Etymology
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joke (n.)

1660s, joque, "a jest, something done to excite laughter," from Latin iocus "joke, jest, sport, pastime" (source also of French jeu, Spanish juego, Portuguese jogo, Italian gioco), from Proto-Italic *joko-, from PIE *iok-o- "word, utterance," from root *yek- (1) "to speak" (cognates: Welsh iaith, Breton iez "language," Middle Irish icht "people;" Old High German jehan, Old Saxon gehan "to say, express, utter;" Old High German jiht, German Beichte "confession").

Originally a colloquial or slang word. Meaning "something not real or to no purpose, someone not to be taken seriously" is from 1791. Black joke is old slang for "smutty song" (1733), from use of that phrase in the refrain of a then-popular song as a euphemism for "the monosyllable." Lithuanian juokas "laugh, laughter," in plural "joke(s)" probably is borrowed from German.

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visual (adj.)

early 15c., "pertaining to the faculty of sight;" also "coming from the eye or sight" (as a beam of light was thought to do), from Late Latin visualis "of sight," from Latin visus "a sight, a looking; power of sight; things seen, appearance," from visus, past participle of videre "to see" (see vision). Meaning "perceptible by sight" is from late 15c; sense of "relating to vision" is first attested c. 1600. The noun meaning "photographic film or other visual display" is first recorded 1944.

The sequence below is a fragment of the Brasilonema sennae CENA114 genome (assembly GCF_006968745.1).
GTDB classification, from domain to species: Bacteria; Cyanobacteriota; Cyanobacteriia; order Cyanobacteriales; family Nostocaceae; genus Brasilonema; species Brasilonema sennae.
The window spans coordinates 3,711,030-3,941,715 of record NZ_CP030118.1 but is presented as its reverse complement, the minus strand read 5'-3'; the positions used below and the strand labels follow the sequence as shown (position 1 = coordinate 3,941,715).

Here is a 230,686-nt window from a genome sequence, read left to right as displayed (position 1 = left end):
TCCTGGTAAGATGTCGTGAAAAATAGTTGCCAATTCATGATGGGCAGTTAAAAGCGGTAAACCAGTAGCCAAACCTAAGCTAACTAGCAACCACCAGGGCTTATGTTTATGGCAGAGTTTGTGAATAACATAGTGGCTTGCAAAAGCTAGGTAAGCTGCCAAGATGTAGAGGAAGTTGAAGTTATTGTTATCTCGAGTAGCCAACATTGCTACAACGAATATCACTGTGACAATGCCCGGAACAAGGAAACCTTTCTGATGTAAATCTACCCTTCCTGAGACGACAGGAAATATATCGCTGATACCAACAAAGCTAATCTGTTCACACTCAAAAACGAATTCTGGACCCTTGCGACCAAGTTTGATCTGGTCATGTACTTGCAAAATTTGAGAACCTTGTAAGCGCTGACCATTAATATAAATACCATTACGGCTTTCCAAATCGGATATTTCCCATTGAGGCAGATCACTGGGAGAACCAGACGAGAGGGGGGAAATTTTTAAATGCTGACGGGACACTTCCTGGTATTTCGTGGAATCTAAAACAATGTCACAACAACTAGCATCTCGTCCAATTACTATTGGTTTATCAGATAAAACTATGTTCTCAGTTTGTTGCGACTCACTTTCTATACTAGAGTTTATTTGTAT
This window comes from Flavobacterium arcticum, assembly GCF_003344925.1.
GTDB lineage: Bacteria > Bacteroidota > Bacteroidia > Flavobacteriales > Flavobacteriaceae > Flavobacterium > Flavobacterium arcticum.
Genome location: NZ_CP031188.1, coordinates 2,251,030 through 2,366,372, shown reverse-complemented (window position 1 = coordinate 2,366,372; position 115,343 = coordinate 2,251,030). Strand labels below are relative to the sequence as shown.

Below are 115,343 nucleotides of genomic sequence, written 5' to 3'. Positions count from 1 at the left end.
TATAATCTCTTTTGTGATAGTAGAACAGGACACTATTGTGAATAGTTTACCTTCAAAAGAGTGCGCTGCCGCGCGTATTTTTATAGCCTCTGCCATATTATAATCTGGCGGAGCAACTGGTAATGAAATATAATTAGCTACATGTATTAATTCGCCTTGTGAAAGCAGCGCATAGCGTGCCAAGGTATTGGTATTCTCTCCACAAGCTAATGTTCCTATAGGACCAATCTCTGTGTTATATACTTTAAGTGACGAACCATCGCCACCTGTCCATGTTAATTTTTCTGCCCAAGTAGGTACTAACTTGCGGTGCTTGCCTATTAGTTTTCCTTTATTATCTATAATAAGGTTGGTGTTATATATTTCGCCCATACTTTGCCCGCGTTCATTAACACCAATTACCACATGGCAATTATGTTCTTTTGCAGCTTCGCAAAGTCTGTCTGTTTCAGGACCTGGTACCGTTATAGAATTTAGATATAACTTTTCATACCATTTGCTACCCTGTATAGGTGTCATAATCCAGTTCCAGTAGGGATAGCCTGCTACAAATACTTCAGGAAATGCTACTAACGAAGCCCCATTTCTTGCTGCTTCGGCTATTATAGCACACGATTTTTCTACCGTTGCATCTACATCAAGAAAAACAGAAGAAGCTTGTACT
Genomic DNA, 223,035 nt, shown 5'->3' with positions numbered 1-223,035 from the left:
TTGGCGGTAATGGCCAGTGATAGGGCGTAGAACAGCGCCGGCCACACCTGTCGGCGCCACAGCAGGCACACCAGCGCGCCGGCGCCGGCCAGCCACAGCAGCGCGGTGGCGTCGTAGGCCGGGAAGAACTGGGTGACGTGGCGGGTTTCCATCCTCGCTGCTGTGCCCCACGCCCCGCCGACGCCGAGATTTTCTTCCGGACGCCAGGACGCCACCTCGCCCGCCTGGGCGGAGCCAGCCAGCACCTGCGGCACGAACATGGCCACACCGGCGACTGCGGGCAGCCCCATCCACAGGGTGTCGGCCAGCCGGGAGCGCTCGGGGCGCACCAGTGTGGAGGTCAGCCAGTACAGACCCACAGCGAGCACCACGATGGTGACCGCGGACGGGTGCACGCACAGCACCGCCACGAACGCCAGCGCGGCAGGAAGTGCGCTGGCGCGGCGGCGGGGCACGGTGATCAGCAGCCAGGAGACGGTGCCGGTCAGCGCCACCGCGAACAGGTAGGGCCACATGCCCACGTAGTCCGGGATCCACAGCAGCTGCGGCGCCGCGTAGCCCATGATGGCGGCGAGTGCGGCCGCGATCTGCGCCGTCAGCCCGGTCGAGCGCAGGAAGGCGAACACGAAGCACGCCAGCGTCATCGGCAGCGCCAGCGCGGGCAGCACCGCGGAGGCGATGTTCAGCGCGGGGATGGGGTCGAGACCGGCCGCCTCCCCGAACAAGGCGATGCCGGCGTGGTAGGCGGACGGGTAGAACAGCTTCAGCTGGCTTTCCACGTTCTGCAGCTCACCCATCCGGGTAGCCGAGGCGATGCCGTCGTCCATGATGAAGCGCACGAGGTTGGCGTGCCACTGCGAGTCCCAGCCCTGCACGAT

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joke (v.)

1660s, "to make a joke," from joke (n.) or else from Latin iocari "to jest, joke," from iocus "joke, sport, pastime." Related: Joked; joking.

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jocular (adj.)

1620s, "disposed to joking," from Latin iocularis "funny, comic," from ioculus "joke," diminutive of iocus "pastime; a joke" (see joke (n.)). Often it implies evasion of an issue by a joke.

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audiovisual (adj.)

also audio-visual, "pertaining to or involving both sound and sight," 1937, from audio- + visual.

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jeu d'esprit (n.)

"a witticism," 1712, from French, from jeu "play, game," from Latin jocum "jest, joke, play, sport" (see joke (n.)).

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joculator (n.)

"professional jester; a minstrel," c. 1500, from Latin ioculator "a joker, jester," from iocus "pastime; a joke" (see joke (n.)).

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visualize (v.)

1817, first attested in, and perhaps coined by, Coleridge ("Biographia Literaria"); see visual + -ize. Related: Visualized; visualizing.

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